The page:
The sin of Adam, deranged the whole constitution of God's government in this world. A connection had been established with him as lord of this lower creation, and all things in it.“ By virtue therefore of the state of dependence on man, which God had ordained for them, when he became rebellious, confusion and derangement were secured among them. This we can very readily apprehend, without resorting to the philosophical theory of " the union of representation,” to account for the present condition of the beasts and soil. Cod undoubtedly was at

. liberty, when man rebelled, to show how greatly He was offended with his sin, and to allow the beasts to rise up and to dispute man's dominion, and to exhibit among them, the same scenes of misrule and ferocious passion, which should prevail among his immediate progeny, as the natural consequence of his rebellion; and further, to cause the earth reluctantly--not without much toil and suffering on the part of man, to yield her fruit for his support, Here we may read, on these monuments which God has erected in this revolted world, the memorials of His displeasure with the sin of the first rebel.

... Gen. Ü. 17, 18.

2. Gcn. ii. 14.

3. Gen, i, 16.

4. Gen. 1. 28,

With these facts we might be satisfied, and learn from them, to read the same humbling and appalling lesson, in the history of our suffering, dying race. What conceivable obligation could there have been, that God, now bound after their rebellion, by all the glories of His moral character, to inflict death on our first parents according to the threatening denounced, should exempt their children and progeny from the same? Especially, since He had ordained that all the life to be imparted 10 the latter should be conveyed through, and possess the character of that of the former? Must He derange His entire govern nent? Shall the law of development be suspended in reference to man? Or rather shall it prevail every where else, but be instantly suppressed in reference to man, because he had sinned. Had the infinitely wise and Omniscient Supreme, adopted a principle to mark His natural government, which would so quickly be demonstrated improper and n ischievous? Was God chargeable with an art of thougntlessness and over-sight, in incorporating in His government a principle, which put in jeopardy both the character and well-being of the whole race? Who will dare to assert these things? No. He was not taken by surprise.' The laws of His providence, remain unchanged, though man has changed his relations; and, instead of being the conduit of life, conveys death to his progeny; instead of being the occasion and centre of bliss, beauty, and glory among the creatures, becomes the instrument of curse to a ruined world. The death of infants therefore, like any other derangement, in the natural government of this world, is the appropriate and legitimate result of Adam's sin, as conmitted under the operation of laws, both physical and moral; whieh God had unchangeably ordained, and which lle had most indupitably a right so to do.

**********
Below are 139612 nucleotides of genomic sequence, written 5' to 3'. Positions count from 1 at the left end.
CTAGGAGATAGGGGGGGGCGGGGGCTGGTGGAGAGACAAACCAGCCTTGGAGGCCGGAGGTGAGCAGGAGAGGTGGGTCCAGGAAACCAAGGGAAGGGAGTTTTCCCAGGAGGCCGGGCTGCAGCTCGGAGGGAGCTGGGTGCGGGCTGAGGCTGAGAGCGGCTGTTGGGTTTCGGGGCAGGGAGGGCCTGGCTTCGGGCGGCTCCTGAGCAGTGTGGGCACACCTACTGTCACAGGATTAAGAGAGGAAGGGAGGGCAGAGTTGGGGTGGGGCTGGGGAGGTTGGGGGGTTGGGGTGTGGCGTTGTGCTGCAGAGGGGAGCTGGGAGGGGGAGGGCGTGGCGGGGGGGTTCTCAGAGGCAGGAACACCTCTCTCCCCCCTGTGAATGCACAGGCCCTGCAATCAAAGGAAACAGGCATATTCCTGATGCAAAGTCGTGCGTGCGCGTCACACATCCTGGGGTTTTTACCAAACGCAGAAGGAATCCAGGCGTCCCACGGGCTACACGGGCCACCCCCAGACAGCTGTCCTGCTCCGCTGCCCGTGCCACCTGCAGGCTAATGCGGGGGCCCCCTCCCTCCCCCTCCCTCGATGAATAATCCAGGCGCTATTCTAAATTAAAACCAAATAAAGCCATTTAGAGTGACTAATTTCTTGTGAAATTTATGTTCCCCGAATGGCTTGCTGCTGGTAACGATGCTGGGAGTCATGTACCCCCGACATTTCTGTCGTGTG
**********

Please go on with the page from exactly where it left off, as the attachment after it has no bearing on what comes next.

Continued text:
There is no manner of necessity, in order to account for the death of infants to suppose that the sin of Adam becomes their personal sin, either in respect of its actor its ill desert. Their death eventuates, according to that law of dependence, which marks the whole government of God in this world, by virtue of which the consequences of the act of one man terminate oft-times on the person of another, where there is not the union of representation. All this is simple matter of fact, confirmed alike by human observation, and the Scriptures. It is THEORY which enters here, and talks about being identified with Adam, and of the whole human race being summed up in him, and being accounted but one moral, person, partaking in all its numerical parts of the act and ill desert of his sin. How few form any definite idea of the fact from such theories! Little if

any thing but confusion and perplexity is gained by them. They fail even in that for which they are designed. For, suppose it be admitted, that death is, in every instance, specifically the punishment of the sin of the individual in whom it eventuates, and that, since dying infants have no personal sin, so there is no sin but that of Adam on account of which they can be punished--what then? Is there any thing gained by this theory, which makes them partakers of his act and its ill desert, as far as it regards the justice of God? We apprehend not. For, is it not just as intelligible, and consistent with the justice of God, to say that the consequences of Adam's sin, appear in the death of infants, by virtue of the great laws of development and mutual dependences which mark the divine government in this world, as to say that death being the penalty of the law, the sin of Adam must become really and truly, that of infants, that, before they can be guilty of personal sin themselves, they may be justly punished with death.